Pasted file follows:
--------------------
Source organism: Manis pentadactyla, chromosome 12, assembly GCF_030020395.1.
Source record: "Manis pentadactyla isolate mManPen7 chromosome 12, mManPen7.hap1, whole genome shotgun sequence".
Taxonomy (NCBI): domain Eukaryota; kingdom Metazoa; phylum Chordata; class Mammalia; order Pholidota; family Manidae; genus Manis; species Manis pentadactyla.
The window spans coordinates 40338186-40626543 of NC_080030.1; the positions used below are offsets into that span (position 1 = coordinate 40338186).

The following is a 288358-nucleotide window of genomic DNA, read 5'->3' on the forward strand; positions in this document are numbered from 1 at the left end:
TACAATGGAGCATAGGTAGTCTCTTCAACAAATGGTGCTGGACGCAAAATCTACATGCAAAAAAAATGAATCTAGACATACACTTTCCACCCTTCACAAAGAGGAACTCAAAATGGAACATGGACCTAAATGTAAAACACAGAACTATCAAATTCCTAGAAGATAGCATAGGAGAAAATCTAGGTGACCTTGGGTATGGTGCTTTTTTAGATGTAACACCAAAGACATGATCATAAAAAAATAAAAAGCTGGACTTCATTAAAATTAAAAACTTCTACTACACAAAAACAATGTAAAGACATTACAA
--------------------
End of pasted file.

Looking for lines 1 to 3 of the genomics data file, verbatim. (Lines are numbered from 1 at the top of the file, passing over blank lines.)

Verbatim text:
Source organism: Manis pentadactyla, chromosome 12, assembly GCF_030020395.1.
Source record: "Manis pentadactyla isolate mManPen7 chromosome 12, mManPen7.hap1, whole genome shotgun sequence".
Taxonomy (NCBI): domain Eukaryota; kingdom Metazoa; phylum Chordata; class Mammalia; order Pholidota; family Manidae; genus Manis; species Manis pentadactyla.